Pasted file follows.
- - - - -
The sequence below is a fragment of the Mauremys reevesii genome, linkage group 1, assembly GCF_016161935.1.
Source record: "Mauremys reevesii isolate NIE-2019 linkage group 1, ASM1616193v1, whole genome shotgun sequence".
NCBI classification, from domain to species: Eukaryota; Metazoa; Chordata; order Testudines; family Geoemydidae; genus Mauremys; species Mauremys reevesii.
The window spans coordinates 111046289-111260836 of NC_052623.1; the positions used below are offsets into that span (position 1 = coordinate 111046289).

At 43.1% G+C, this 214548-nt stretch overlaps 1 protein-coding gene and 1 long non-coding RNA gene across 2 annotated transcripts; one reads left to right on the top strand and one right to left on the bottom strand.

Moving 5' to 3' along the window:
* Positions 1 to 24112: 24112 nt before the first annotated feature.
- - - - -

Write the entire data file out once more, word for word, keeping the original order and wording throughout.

The sequence below is a fragment of the Mauremys reevesii genome, linkage group 1, assembly GCF_016161935.1.
Source record: "Mauremys reevesii isolate NIE-2019 linkage group 1, ASM1616193v1, whole genome shotgun sequence".
NCBI classification, from domain to species: Eukaryota; Metazoa; Chordata; order Testudines; family Geoemydidae; genus Mauremys; species Mauremys reevesii.
The window spans coordinates 111046289-111260836 of NC_052623.1; the positions used below are offsets into that span (position 1 = coordinate 111046289).

At 43.1% G+C, this 214548-nt stretch overlaps 1 protein-coding gene and 1 long non-coding RNA gene across 2 annotated transcripts; one reads left to right on the top strand and one right to left on the bottom strand.

Moving 5' to 3' along the window:
* Positions 1 to 24112: 24112 nt before the first annotated feature.